About Eddie de Jong:
I have been fortunate in that I’ve always loved my work in IT. It was only when I ran my own company specializing in training people on how to use computers, that I realized that doing what you’re passionate about is a heck of a lot more fulfilling than merely loving your job.
As a result of this, I decided to qualify as a Life Coach. When I was retrenched from my corporate job in June 2013 at the age of 55, I saw it as an opportunity to only do the things that I’m passionate about. I now write, tutor, coach and blog.
Every day is an exiting journey and I don’t miss my previous life for a second.
What inspires you to write?
For the past 20 years or so, my personal mission statement has been “to help people grow to become the best they can be.”
I did this through training and coaching. From there it’s a logical jump to becoming a nonfiction author of personal development books.
Through my books, I can help more people change their lives, than what I could ever do on a one-on-one basis.
For me, there’s nothing as fulfilling as getting feedback that tells me how I’ve made a difference in someone’s life.
Tell us about your writing process.
I never outline. The subject and contents of my books form in my subconscious brain. At first, it often jumps out as random pieces that I type up without even fully understanding what the book is ultimately going to look like. I might have a rough idea of the direction I’m going, and then I read extensively on the subject.
This process, as well as wring articles for my blog, feeds my thought processes. I ultimately get to the stage where there is so much in my head (apart from the pieces on paper already), that I actually start writing the new book. Even at that stage, I don’t try and get an outline on paper.
Once all the pieces are out there, I can easily move them around and build them into a structure that makes sense. It’s almost like building a jigsaw puzzle.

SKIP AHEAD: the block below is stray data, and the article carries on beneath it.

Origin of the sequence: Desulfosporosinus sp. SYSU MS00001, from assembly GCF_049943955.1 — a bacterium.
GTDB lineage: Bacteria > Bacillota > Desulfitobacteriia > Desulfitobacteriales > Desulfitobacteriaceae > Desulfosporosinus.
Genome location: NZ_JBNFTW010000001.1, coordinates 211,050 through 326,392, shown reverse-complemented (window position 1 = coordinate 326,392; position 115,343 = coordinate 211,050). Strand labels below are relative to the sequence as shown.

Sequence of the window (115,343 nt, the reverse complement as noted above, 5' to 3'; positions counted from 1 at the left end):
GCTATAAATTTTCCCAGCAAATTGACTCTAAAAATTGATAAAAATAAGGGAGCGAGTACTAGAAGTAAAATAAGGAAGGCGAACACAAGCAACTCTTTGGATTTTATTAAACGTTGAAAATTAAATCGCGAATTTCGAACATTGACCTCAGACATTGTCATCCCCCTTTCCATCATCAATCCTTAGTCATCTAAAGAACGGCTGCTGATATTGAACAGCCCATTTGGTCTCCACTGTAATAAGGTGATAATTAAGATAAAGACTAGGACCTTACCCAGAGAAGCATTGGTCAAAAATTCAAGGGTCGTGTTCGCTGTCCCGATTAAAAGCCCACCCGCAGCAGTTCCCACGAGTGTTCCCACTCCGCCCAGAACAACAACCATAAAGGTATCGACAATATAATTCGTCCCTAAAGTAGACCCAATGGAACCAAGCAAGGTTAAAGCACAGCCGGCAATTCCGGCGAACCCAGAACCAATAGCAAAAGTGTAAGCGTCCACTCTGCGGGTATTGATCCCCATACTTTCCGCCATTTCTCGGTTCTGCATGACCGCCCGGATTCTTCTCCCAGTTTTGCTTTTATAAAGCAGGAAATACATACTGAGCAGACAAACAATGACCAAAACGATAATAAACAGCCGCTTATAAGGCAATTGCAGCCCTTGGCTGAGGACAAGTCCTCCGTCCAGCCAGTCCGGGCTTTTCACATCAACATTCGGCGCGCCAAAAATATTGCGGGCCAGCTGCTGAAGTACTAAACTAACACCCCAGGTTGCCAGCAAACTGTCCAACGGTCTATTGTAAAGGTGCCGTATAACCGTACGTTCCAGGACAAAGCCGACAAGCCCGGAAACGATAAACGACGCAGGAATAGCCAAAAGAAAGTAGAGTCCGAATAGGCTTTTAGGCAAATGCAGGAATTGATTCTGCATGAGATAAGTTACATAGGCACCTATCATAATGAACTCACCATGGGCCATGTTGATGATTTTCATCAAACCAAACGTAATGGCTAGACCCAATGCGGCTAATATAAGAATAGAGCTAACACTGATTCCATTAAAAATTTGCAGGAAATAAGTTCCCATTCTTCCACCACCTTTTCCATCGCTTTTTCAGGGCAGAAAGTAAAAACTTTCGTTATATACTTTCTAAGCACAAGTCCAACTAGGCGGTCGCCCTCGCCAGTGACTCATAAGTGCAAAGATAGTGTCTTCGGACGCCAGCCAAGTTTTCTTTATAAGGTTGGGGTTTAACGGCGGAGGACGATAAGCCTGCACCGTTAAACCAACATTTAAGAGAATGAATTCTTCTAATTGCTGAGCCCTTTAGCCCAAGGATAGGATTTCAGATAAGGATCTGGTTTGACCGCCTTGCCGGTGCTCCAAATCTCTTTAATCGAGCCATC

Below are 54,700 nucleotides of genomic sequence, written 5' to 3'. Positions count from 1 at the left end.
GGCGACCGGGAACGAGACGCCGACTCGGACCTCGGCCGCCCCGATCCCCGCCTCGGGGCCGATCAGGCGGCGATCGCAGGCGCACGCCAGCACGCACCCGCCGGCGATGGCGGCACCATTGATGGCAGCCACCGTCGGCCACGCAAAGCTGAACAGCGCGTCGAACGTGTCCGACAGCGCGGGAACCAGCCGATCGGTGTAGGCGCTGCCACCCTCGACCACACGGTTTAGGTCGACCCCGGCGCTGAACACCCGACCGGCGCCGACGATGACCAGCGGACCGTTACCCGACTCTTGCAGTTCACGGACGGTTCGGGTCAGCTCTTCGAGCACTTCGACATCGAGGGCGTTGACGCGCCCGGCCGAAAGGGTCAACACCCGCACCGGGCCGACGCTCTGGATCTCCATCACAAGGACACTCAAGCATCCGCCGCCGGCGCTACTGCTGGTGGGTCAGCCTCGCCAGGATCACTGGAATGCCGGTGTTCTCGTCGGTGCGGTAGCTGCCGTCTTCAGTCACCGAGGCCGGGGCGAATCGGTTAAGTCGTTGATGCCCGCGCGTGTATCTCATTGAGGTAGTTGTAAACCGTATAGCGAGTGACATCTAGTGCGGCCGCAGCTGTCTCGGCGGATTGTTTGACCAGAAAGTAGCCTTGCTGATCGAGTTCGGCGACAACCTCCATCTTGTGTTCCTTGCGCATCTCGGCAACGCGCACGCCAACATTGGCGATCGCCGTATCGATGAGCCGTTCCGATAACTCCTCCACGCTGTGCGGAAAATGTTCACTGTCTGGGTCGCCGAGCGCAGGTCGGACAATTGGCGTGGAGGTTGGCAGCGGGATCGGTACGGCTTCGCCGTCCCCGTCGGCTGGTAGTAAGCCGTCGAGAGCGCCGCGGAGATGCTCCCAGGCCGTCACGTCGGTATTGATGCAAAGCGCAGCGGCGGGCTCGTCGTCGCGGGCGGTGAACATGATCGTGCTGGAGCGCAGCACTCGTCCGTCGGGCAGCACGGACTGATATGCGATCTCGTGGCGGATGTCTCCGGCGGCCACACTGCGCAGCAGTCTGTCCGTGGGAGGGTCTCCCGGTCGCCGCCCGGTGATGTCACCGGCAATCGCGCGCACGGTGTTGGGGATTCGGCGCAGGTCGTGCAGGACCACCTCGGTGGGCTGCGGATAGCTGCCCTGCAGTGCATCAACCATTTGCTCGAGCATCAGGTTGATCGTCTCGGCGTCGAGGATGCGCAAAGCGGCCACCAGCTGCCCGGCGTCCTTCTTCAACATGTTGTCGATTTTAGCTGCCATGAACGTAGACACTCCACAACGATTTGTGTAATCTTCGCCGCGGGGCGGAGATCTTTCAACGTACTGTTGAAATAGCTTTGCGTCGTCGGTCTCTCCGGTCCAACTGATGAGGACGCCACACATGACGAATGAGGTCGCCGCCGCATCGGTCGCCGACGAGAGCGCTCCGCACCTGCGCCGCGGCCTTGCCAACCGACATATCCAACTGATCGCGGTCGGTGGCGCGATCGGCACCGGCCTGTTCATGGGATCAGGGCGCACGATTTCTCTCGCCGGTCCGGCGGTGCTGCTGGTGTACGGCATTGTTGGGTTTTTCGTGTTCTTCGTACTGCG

For Fiction Writers: Do you listen (or talk to) to your characters?
Yes, definitely! Fictional characters get a life and will of their own, and often do and say things you never expected. I always allow my character to do their own thing. It’s much more fun than trying to steer them on a fixed course.
This does however mean that they can land you into trouble with your storyline and continuity, but I like those type of challenges!
What advice would you give other writers?
Believe in yourself. Don’t let the naysayers or your own fears rob you of your dreams.
Having said that, you also need to be realistic. Becoming a successful author is damn hard work, even if it is your passion. As with any other job, only the best succeed. To become the best, or at least good enough to stand above the crowd, you’ll have to put in mega hours to hone and practice your craft.
How did you decide how to publish your books?
Once I wrote my first book, I read extensively on how to publish. Not knowing how good my work was, and hearing about all the good authors that were turned down by traditional publishers, I decided not to go that route. I have always self-published.
Having a technical background made it both easy and interesting for me. For me, readers deciding whether they like my books or not is a much better measure of how good I am, rather than being at the whim and mercy of a publisher that might have other agendas.
What do you think about the future of book publishing?
Indie publishing is the way to go. I’m not convinced that traditional publishers will exist for much longer. Quite frankly, I don’t really care one way or the other.
What do you use?: Beta Readers
What genres do you write?: nonfiction, science fiction, fantasy
What formats are your books in?: Both eBook and Print